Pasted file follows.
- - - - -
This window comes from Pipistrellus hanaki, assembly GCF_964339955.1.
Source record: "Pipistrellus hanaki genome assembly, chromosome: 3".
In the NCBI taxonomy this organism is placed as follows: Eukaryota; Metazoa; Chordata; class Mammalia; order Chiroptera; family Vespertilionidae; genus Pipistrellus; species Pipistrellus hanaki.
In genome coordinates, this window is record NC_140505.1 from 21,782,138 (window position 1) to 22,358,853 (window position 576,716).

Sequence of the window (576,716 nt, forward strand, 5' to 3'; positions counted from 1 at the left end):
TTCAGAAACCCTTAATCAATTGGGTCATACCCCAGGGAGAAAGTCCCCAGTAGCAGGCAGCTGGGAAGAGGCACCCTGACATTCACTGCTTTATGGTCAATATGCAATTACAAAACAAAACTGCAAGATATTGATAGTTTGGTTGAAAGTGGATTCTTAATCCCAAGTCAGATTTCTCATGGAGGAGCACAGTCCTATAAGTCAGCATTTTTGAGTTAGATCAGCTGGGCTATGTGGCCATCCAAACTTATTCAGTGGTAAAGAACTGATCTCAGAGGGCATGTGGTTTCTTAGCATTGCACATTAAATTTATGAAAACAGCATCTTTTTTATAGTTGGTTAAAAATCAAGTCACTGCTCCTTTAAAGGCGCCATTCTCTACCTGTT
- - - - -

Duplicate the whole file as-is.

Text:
This window comes from Pipistrellus hanaki, assembly GCF_964339955.1.
Source record: "Pipistrellus hanaki genome assembly, chromosome: 3".
In the NCBI taxonomy this organism is placed as follows: Eukaryota; Metazoa; Chordata; class Mammalia; order Chiroptera; family Vespertilionidae; genus Pipistrellus; species Pipistrellus hanaki.
In genome coordinates, this window is record NC_140505.1 from 21,782,138 (window position 1) to 22,358,853 (window position 576,716).

Sequence of the window (576,716 nt, forward strand, 5' to 3'; positions counted from 1 at the left end):
TTCAGAAACCCTTAATCAATTGGGTCATACCCCAGGGAGAAAGTCCCCAGTAGCAGGCAGCTGGGAAGAGGCACCCTGACATTCACTGCTTTATGGTCAATATGCAATTACAAAACAAAACTGCAAGATATTGATAGTTTGGTTGAAAGTGGATTCTTAATCCCAAGTCAGATTTCTCATGGAGGAGCACAGTCCTATAAGTCAGCATTTTTGAGTTAGATCAGCTGGGCTATGTGGCCATCCAAACTTATTCAGTGGTAAAGAACTGATCTCAGAGGGCATGTGGTTTCTTAGCATTGCACATTAAATTTATGAAAACAGCATCTTTTTTATAGTTGGTTAAAAATCAAGTCACTGCTCCTTTAAAGGCGCCATTCTCTACCTGTT